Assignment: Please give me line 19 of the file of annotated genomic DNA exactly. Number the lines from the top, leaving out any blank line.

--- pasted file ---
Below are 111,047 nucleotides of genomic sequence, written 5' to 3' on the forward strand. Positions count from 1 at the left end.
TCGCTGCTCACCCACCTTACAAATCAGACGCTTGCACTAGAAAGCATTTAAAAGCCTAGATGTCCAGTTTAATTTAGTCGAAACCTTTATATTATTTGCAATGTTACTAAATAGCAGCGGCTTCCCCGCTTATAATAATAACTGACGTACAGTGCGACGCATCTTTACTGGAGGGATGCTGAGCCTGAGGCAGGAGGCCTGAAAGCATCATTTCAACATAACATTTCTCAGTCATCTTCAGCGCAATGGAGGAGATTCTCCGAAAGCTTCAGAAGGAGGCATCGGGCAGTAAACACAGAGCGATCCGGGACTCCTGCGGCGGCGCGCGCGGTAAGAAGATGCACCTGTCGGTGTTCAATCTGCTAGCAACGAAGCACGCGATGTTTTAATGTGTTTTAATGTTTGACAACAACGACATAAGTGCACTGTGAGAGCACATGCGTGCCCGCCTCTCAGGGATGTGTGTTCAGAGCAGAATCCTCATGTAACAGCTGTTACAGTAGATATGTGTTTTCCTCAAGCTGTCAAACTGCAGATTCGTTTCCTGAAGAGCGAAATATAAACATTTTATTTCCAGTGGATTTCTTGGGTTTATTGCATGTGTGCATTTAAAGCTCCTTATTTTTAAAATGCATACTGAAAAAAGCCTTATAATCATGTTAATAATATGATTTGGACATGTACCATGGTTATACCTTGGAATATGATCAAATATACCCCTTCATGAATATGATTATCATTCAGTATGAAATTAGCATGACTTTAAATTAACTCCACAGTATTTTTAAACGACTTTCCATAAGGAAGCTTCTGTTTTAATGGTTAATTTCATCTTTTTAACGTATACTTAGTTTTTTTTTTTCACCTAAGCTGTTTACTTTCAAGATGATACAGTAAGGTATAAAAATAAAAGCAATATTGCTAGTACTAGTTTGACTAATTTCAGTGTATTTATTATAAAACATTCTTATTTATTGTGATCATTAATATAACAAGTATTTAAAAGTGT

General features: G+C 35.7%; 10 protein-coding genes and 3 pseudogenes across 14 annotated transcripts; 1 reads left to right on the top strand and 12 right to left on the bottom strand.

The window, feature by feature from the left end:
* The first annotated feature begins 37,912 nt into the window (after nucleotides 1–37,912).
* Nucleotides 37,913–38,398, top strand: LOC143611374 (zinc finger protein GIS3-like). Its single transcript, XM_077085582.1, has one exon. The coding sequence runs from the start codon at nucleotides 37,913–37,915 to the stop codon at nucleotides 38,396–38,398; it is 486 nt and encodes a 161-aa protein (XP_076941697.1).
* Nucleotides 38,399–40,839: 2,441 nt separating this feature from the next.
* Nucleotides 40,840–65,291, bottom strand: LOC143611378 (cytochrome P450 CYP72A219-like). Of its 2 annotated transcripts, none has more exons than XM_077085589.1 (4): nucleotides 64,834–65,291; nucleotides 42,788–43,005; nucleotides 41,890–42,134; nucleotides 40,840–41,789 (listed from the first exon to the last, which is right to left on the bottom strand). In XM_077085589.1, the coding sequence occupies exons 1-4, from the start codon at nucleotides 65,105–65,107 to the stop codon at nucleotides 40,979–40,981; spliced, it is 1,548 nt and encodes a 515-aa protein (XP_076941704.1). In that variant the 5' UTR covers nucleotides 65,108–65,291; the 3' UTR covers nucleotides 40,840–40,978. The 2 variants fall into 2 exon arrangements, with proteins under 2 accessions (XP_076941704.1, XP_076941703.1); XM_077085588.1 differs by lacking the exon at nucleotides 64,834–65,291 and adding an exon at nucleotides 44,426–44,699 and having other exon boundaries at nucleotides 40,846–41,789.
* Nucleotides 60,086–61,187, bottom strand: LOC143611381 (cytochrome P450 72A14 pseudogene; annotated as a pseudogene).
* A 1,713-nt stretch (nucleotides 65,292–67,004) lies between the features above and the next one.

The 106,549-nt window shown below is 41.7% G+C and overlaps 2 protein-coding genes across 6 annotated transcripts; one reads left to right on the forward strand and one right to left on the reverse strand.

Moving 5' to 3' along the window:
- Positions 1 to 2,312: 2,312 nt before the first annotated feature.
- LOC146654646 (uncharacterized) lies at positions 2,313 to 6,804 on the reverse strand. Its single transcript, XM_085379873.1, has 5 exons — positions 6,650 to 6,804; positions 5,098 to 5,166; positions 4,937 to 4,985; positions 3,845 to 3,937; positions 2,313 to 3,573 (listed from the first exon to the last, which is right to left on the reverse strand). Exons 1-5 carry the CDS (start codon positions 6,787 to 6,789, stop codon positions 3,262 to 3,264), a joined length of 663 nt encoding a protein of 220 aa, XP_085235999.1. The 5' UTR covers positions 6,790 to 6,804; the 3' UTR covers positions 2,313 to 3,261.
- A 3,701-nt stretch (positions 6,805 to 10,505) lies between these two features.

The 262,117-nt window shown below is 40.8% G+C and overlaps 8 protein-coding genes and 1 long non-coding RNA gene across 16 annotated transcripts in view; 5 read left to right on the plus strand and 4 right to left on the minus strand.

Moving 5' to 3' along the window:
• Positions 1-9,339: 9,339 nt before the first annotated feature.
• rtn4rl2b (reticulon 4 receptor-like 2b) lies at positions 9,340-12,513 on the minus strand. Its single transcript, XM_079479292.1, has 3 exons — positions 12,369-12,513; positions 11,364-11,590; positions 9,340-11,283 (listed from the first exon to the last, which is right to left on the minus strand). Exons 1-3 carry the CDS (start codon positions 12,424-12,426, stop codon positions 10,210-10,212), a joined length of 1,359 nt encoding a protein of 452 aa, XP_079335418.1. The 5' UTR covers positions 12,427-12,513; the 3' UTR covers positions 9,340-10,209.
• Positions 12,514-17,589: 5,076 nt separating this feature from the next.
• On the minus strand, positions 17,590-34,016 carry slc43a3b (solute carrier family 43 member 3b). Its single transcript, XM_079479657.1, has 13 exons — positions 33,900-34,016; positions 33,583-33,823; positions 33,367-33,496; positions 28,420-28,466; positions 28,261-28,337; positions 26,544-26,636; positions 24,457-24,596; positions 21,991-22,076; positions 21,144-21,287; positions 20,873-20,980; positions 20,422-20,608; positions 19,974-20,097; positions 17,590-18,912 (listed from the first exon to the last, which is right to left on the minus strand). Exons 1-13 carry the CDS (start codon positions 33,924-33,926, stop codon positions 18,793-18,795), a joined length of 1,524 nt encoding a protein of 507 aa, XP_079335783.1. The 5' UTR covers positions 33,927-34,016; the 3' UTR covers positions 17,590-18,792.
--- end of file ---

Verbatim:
• rtn4rl2b (reticulon 4 receptor-like 2b) lies at positions 9,340-12,513 on the minus strand. Its single transcript, XM_079479292.1, has 3 exons — positions 12,369-12,513; positions 11,364-11,590; positions 9,340-11,283 (listed from the first exon to the last, which is right to left on the minus strand). Exons 1-3 carry the CDS (start codon positions 12,424-12,426, stop codon positions 10,210-10,212), a joined length of 1,359 nt encoding a protein of 452 aa, XP_079335418.1. The 5' UTR covers positions 12,427-12,513; the 3' UTR covers positions 9,340-10,209.